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Berry's Sutton sees diverse corporate cultures fueling innovation

Lori Sutton, who has led diversity, equity and inclusion initiatives at large plastic packaging maker Berry Global Group Inc. since 2019, got her start in DEI more than a decade ago when a previous employer formed a diversity council.

At the time, Sutton was working as an accounting analyst for an energy company and studying for her MBA.

"When we started those initiatives, the term was very new to me," she said. "Even though I'm diverse — I'm a black female — I still didn't have a lot of awareness or education around the topic."

But she was looking for a new direction professionally, and it caught her attention.

I was very intrigued by what was being discussed and where we wanted to go as an organization," Sutton said. "It was really my passion around the topic that led me to pursue this profession."

Fast forward 13 years and several DEI jobs at Indiana's CenterPoint Energy, Sutton is now head of global diversity, equity and inclusion for Evansville, Ind.-based Berry and its 47,000 employees and 290 locations worldwide.

Inside Berry, that includes employee resource groups for people with disabilities, women, U.S. veterans, emerging leaders, people with connections to Africa and LGBTQ staff to network and support each other. It also includes a council of more senior-level executives to work with top management on DEI plans.

For Sutton, diversity initiatives are about much more than hiring and retention.

While consumer-facing companies like retailers or banks may receive more public attention around inclusion than a plastics firm buried in someone else's supply chain, she sees DEI as vital for manufacturers to create welcoming environments and build innovative cultures.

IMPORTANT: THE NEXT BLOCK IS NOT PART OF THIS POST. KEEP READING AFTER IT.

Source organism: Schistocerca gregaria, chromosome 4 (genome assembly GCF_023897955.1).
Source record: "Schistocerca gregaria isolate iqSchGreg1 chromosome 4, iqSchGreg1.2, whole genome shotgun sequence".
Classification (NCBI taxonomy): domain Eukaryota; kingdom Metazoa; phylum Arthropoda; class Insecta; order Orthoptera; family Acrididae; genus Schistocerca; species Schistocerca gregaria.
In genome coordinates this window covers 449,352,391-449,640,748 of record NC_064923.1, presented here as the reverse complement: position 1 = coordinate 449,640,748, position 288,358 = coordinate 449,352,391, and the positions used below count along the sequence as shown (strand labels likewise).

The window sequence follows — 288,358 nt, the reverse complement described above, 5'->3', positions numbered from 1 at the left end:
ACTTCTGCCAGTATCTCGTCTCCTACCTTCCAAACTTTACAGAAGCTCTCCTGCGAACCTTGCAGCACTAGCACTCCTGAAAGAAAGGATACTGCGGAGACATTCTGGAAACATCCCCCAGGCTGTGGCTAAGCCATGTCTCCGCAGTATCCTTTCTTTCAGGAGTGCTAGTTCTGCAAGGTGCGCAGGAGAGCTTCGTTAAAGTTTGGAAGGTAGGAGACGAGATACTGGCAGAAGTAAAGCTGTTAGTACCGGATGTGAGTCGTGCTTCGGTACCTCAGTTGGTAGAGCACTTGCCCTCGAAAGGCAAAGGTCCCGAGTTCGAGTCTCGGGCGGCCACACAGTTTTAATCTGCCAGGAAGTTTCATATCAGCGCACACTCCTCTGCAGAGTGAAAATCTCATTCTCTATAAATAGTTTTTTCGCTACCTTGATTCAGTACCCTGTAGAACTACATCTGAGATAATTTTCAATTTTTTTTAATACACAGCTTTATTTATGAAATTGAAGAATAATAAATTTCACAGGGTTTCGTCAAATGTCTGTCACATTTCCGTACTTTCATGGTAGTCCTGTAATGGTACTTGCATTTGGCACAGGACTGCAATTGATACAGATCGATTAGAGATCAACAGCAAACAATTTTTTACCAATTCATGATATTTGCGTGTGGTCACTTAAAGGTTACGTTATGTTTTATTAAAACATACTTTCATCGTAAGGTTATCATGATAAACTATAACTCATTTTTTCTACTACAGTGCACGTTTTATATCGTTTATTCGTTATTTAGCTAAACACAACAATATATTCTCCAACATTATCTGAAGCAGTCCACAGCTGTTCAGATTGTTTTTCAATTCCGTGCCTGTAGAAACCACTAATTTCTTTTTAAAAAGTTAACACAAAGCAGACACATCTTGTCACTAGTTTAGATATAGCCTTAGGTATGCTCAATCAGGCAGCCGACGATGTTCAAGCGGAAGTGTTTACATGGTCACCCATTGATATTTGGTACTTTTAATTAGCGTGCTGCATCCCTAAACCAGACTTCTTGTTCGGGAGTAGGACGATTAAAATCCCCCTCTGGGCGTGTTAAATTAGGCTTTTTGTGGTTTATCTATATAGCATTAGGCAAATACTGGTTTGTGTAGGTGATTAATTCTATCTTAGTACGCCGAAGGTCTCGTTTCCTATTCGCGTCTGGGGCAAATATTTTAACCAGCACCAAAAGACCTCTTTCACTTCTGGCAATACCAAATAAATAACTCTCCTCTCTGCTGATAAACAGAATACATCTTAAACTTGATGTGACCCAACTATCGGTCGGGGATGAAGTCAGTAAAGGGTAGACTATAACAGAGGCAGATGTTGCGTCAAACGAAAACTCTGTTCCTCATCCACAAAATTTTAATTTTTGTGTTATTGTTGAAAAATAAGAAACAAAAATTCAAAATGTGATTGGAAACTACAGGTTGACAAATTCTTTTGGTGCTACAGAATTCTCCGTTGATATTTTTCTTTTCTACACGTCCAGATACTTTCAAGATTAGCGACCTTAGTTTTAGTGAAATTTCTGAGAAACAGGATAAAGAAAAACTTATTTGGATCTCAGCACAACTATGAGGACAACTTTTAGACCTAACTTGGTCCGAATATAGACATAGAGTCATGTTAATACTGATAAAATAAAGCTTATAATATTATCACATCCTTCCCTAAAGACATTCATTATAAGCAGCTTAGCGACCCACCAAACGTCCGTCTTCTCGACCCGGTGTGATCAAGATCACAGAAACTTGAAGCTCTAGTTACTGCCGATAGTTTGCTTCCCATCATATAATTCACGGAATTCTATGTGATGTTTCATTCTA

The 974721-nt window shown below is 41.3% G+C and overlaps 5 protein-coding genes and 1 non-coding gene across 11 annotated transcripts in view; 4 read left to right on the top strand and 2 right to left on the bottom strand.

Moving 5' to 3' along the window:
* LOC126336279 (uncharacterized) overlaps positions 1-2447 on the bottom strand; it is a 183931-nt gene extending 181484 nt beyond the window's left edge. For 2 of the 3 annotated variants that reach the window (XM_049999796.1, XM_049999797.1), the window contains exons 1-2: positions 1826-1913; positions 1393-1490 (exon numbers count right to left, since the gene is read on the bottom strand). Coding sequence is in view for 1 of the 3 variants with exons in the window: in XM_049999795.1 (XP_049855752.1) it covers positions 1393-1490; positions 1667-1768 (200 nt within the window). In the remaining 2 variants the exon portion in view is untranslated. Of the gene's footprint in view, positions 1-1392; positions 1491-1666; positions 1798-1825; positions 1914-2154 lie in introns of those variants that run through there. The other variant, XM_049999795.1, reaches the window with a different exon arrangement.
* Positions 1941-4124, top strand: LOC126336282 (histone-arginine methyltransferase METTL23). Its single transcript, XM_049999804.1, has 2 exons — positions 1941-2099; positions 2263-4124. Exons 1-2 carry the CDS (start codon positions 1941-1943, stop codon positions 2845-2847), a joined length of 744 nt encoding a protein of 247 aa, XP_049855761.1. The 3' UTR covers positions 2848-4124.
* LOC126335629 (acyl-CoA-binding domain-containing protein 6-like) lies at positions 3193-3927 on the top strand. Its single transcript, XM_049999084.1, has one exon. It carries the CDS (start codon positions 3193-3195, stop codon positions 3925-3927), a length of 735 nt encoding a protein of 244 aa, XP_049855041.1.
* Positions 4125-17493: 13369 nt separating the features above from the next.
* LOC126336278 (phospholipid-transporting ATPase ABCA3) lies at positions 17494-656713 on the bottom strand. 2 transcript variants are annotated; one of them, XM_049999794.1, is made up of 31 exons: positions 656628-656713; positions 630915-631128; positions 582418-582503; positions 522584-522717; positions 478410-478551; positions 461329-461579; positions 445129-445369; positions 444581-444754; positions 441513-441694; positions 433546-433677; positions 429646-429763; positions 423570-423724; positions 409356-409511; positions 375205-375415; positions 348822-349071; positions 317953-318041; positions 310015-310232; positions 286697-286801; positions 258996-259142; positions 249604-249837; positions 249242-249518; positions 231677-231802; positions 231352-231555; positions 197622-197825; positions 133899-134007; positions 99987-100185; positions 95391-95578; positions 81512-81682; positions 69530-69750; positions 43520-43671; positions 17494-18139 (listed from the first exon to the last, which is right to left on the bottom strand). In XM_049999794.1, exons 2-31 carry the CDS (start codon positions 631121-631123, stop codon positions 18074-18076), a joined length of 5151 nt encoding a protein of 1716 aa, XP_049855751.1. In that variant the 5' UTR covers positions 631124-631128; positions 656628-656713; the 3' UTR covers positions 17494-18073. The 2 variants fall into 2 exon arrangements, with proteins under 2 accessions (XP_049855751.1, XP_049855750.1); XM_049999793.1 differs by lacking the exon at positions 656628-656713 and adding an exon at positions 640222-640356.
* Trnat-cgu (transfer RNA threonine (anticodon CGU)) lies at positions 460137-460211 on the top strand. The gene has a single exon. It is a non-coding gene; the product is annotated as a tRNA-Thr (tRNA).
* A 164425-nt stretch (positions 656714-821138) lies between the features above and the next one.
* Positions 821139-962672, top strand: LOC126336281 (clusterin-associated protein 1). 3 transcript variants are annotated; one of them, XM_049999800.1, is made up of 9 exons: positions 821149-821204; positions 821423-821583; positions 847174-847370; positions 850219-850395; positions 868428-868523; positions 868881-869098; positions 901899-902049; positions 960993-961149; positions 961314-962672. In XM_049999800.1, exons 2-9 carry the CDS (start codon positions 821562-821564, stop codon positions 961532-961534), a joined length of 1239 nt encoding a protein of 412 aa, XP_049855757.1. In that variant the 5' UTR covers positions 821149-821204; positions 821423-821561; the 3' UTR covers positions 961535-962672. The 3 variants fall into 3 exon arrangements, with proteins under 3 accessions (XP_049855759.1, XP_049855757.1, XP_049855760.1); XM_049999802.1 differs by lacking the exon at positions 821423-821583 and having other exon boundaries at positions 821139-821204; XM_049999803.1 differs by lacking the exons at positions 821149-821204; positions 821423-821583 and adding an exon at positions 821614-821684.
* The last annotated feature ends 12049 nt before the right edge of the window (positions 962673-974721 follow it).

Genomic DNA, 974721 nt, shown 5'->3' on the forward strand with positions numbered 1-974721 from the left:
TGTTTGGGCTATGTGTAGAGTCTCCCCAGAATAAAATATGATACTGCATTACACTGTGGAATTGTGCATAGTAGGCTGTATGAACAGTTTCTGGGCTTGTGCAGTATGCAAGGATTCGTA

"With DEI, you're able to bring in diverse backgrounds, and that gives you the ability to attract top talent, which can lead to innovation," Sutton told Plastics News. "There are various ways that you can get to innovation, but you have to start with having diversity within your organization to make that happen."

She said she sees her 16 years in corporate financial jobs as an asset for analyzing how DEI benefits the bottom line. She told a May webinar sponsored by an Indiana business group that it helps to be able to spell out the financial benefits to top management.

"You have to bring the research, and that's really thinking about it more strategically," she said.

It's also about aligning a company around evolution in society, she said.

"The world is changing," Sutton said. "As an organization, if you don't evolve with it, you will be behind. And then that will discourage individuals from wanting to join your organization and even accessing your services. You want to be proactive and not reactive."

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